There shall be but one language

Are you kidding me.

A public school in New York state’s foreign language department arranged to have “the pledge of allegiance” recited in a different language each day for a week. I despise “the pledge” for many reasons – I think it’s nationalistic, coercive, theocratic, and just generally dopy and obnoxious – but if you’re going to have one, reciting it in different languages is quite a cool idea.

And Pine Bush High School in Pine Bush, New York decided to do that and it did it but uh oh uh oh, one of the languages was…brace yourselves…Arabic. Oh no!! Not Arabic!

So people pitched fits and the school said it was so so sorry and will never do it again.

Complaints were received from residents who lost family in Afghanistan and from Jewish parents, an official said.

What’s that got to do with anything?! Arabic is not the language of Afghanistan, and it isn’t invariably the language of anti-Semitism either. It’s a language, not a political affiliation or a party platform.

The school district superintendant, Joan Carbone, told the Times Herald-Record newspaper that the Arabic pledge has “divided the school in half” and that she had received numerous complaints.

A statement from the district apologised “to any students, staff or community members who found this activity disrespectful” and said the reading was intended to “promote the fact that those who speak a language other than English still pledge to salute this great country”.

An Arabic-speaking student read the pledge during morning announcements at Pine Bush High School in Pine Bush, New York, on Wednesday.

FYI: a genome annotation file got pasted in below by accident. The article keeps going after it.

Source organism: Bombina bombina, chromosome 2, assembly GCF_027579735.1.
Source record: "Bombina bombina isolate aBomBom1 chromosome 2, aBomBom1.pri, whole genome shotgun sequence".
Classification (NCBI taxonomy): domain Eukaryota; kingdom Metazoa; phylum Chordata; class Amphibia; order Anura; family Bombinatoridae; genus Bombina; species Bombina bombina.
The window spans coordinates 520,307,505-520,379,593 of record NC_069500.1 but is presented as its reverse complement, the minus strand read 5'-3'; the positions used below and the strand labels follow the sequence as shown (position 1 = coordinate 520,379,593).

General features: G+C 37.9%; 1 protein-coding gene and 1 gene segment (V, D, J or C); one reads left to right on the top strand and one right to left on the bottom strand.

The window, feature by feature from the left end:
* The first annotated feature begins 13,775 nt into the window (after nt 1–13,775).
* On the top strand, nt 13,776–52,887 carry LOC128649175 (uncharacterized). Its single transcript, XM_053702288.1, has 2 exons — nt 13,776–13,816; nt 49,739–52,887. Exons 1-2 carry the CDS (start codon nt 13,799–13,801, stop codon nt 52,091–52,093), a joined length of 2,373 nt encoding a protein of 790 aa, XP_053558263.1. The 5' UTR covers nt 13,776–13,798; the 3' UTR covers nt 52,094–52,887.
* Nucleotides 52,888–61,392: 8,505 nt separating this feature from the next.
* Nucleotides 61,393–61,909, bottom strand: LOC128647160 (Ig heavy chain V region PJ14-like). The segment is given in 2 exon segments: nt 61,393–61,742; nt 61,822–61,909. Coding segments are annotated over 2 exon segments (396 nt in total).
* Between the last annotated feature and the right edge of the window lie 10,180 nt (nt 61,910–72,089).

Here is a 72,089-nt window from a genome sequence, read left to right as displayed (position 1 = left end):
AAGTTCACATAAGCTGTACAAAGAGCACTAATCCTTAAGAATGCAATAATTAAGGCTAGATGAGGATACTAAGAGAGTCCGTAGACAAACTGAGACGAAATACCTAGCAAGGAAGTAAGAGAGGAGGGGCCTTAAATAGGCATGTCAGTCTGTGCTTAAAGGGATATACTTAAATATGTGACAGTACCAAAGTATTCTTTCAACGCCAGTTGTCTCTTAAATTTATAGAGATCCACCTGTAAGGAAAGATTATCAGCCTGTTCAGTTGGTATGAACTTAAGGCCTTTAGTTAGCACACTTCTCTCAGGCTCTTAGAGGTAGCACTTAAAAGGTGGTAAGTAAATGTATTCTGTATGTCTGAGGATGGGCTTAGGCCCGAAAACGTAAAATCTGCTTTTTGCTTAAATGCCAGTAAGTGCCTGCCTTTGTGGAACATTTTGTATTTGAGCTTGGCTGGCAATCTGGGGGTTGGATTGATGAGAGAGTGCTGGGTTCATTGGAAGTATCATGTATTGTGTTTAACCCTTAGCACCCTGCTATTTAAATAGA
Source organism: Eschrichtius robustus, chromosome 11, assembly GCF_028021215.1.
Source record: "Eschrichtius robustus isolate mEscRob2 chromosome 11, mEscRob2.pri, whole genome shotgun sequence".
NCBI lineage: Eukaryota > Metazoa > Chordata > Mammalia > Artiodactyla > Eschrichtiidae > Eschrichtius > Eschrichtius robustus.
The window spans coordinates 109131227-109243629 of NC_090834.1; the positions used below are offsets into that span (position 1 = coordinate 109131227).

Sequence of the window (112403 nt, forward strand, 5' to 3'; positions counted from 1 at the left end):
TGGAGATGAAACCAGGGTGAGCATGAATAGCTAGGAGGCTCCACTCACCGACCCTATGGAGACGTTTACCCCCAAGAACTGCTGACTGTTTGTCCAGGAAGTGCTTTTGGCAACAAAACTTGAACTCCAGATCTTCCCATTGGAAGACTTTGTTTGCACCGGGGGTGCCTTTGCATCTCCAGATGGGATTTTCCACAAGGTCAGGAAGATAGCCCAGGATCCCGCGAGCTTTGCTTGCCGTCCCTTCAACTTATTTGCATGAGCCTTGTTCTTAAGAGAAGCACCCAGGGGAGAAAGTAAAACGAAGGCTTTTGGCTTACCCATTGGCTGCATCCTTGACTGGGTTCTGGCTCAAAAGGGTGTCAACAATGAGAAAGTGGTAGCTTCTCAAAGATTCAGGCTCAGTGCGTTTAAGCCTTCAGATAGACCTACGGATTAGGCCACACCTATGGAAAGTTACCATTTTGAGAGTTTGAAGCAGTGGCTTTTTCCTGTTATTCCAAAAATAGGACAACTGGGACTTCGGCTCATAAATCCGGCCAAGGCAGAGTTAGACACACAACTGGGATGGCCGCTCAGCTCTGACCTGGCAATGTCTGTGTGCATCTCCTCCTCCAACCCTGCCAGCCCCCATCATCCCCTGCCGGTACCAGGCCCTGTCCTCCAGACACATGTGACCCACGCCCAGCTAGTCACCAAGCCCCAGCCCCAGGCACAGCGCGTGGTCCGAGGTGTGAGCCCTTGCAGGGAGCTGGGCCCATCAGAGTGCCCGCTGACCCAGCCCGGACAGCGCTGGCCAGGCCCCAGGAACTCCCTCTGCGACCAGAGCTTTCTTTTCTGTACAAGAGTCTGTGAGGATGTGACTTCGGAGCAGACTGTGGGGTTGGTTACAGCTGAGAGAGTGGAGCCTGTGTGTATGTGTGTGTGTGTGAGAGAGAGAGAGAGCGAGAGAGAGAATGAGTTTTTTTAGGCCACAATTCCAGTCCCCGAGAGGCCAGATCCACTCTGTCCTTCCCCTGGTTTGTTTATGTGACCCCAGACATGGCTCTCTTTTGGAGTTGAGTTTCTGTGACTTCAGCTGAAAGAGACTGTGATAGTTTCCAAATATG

I bet that student feels super-welcomed and accepted now.

Many students reportedly shouted their disapproval during the recitation, and later complained on social media.

Later in the afternoon, the school’s principal made a school-wide announcement to explain why the pledge was read in Arabic and to apologise for those who took offence.

Ms Carbone said the pledge would only be read in English in the future.

The school’s student leader, Andrew Zink, who is in charge of the morning announcements, told the local newspapers that he knew the reading would attract controversy.

He permitted it to go forward, because he believed it was “the right thing to do”.

But the school unfortunately went belly-up to the ignorant and benighted people who “shouted their disapproval.”


  1. Blanche Quizno says

    The best solution is to stop the Pledge reading altogether.

    @1 theobromine: Precisely. This is one of the places where we see that Yahweh is afraid of its “creation” – the other is in Genesis 3, the Garden of Eden story. After cursing Adam and Eve for being hornswoggled into eating from the Forbidden Tree by a being Yahweh both created AND left running around the Garden, not to mention leaving such a tree within easy reach in the first place, Yahweh suddenly has an “Oh snap!” moment as it realizes it also left the Tree of Eternal Life right there within easy reach! Now that A&E knew stuff, they could be counted upon to run right on over and help themselves, and Yaweh feared the competition, so they got the boot. That wasn’t part of the curse punishment, you see.

  2. moarscienceplz says

    The obvious solution is to recite the pledge in Klingon, every day. No one has ever lost a family member to a Klingon attack, and using a made up language to swear an oath of loyalty to a scrap of cloth seems fitting to me.

  3. Pierce R. Butler says

    … residents who lost family in Afghanistan …

    What with tourism, business travel, and World Unpleasantnesses One and Two, a thorough search would almost certainly find someone in Pine Bush who’s had a relative die in the United Kingdom: therefore, PB students should never recite the Pledge in English, either.

  4. Al Dente says

    chigau @6

    The two official languages of Afghanistan are Dari, a dialect of Farsi, and Pashto, the native tongue of the Pashtuns, the largest tribe in Afghanistan. Over 95% of Afghans speak Dari as a first or second language.

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